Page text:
A killer sunset as seen from the island of Culebrita. It's hard to imagine anything much better than this.
A killer sunset as seen from the island of Culebrita. It’s hard to imagine anything much better than this.

We ended up spending 5 nights just cruising around from one quiet harbor to the next before ever going into Culebra’s main harbor and only town, Ensenada Honda. And you know what, we didn’t miss it.

A few years ago, we were fortunate enough to have had a similar experience cruising through the beautiful Apostle Islands on Lake Superior, where there were no beach bars, no on-shore boutiques, no restaurants, no nothing, except natural, unspoiled beauty. It was truly an awesome trip where we totally unplugged, enjoyed each other’s company and were happy just to be. This is what cruising is supposed to be all about and what you can find in the Spanish Virgins.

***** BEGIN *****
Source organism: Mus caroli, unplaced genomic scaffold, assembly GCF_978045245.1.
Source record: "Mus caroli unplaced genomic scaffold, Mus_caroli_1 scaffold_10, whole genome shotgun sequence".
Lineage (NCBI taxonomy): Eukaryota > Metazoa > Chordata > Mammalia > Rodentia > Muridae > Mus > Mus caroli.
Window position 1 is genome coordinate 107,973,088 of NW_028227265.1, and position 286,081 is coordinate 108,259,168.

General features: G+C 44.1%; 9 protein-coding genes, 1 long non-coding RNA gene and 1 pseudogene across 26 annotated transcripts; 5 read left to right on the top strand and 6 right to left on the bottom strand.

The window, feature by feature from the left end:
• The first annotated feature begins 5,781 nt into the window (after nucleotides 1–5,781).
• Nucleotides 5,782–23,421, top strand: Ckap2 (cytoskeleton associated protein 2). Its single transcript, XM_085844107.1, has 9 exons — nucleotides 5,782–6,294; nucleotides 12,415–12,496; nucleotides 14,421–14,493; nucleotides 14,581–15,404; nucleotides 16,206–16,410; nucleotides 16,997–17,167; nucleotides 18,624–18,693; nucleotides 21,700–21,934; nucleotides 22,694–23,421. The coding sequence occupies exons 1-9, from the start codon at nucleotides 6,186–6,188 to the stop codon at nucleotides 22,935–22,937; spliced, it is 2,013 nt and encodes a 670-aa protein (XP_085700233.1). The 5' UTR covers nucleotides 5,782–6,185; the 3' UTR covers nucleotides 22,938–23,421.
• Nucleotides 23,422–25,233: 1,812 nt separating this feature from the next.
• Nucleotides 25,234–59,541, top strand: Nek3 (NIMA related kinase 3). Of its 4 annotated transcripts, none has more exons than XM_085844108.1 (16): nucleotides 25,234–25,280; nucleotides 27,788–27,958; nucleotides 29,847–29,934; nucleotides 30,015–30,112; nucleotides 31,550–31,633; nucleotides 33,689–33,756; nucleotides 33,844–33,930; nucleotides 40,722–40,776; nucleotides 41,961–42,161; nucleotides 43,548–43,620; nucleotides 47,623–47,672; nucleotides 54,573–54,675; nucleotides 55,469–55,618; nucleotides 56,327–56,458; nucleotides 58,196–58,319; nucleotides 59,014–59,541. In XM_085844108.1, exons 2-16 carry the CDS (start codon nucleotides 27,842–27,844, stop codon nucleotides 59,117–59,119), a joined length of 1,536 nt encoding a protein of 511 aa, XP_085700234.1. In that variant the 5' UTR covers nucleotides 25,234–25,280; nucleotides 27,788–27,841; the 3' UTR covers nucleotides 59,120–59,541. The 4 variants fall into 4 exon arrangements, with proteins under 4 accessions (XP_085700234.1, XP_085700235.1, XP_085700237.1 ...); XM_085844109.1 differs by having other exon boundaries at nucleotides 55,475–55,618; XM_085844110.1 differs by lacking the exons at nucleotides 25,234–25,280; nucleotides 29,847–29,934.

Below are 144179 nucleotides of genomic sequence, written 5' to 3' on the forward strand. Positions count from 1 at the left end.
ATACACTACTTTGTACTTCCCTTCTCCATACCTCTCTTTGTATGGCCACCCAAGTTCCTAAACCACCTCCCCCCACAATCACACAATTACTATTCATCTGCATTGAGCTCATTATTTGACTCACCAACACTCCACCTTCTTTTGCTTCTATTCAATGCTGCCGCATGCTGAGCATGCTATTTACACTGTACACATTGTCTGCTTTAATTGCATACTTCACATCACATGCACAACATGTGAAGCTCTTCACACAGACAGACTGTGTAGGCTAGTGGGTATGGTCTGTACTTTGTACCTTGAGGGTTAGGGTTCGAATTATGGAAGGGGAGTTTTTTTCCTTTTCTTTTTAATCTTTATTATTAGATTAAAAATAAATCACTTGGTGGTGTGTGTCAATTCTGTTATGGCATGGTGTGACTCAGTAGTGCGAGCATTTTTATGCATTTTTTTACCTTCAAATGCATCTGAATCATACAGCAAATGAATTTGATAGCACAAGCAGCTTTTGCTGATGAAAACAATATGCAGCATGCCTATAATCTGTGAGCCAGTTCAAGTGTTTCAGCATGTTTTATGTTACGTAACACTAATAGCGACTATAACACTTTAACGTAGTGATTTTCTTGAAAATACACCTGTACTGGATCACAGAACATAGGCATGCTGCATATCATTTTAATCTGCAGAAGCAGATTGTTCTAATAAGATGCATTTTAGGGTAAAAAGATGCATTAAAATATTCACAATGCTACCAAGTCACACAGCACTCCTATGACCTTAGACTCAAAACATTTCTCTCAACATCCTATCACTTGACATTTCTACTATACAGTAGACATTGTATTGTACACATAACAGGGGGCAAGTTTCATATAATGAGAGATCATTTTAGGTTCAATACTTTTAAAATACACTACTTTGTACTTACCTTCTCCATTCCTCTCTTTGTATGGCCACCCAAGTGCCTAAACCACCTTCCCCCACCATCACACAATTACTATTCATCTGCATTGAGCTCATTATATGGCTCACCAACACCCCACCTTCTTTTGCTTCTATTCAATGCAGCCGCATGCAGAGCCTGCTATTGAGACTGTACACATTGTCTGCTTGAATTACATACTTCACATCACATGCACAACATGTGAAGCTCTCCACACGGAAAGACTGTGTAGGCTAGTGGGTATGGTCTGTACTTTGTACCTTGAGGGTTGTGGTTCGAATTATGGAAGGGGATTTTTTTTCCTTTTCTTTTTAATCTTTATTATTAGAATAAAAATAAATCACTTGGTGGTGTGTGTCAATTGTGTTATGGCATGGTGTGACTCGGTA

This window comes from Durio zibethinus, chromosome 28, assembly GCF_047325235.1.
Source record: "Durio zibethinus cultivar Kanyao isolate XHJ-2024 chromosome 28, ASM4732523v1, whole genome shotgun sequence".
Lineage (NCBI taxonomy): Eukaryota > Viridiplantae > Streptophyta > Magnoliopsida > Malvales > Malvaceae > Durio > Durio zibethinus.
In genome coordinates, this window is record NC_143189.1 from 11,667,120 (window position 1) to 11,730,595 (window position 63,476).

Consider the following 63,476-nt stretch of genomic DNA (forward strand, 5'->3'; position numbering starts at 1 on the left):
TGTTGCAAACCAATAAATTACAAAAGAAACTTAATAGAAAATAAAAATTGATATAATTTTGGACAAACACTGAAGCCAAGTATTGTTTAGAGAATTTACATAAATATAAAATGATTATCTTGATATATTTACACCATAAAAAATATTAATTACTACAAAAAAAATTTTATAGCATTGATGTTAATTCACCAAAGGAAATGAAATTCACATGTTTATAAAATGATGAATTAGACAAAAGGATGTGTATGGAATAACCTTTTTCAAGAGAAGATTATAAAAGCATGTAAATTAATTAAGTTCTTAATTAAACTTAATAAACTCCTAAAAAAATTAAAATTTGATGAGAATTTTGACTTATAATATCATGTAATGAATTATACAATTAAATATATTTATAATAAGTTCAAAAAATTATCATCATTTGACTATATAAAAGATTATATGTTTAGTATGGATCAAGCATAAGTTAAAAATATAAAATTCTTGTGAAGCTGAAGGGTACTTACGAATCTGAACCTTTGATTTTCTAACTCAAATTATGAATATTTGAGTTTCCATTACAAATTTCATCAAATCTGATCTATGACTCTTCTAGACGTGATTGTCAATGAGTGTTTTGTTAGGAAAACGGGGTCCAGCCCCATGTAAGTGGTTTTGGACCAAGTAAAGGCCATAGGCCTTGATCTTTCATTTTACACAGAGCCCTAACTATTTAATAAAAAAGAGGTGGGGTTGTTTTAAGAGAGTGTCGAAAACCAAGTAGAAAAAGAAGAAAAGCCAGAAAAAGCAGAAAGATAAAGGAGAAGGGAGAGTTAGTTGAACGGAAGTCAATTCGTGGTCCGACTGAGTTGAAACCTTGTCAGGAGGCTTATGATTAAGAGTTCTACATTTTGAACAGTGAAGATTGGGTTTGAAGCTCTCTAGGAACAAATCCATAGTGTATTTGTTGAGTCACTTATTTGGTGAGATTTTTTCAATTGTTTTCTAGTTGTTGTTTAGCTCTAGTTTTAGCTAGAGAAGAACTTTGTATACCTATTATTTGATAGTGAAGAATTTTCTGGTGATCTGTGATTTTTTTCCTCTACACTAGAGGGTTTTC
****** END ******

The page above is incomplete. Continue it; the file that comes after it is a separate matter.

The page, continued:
My soon to be 13 year old son Will enjoying Laura Hildebrand's best seller Seabiscut on the deck of the Jeanneau 409.
My soon to be 13-year-old son Will, enjoying Laura Hillenbrand’s best seller Seabiscut in Culebrita’s awesome and mostly deserted harbor.

At the end of the day, we never managed to get to Vieques. We could have but to be honest, we enjoyed sailing around Culebra and Culebrita so much, we figured we would just have to come back and check out Vieques the next time around.

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Enjoying another great sunset from the deck of the Jeanneau 409 in Almodovar Bay on Culebra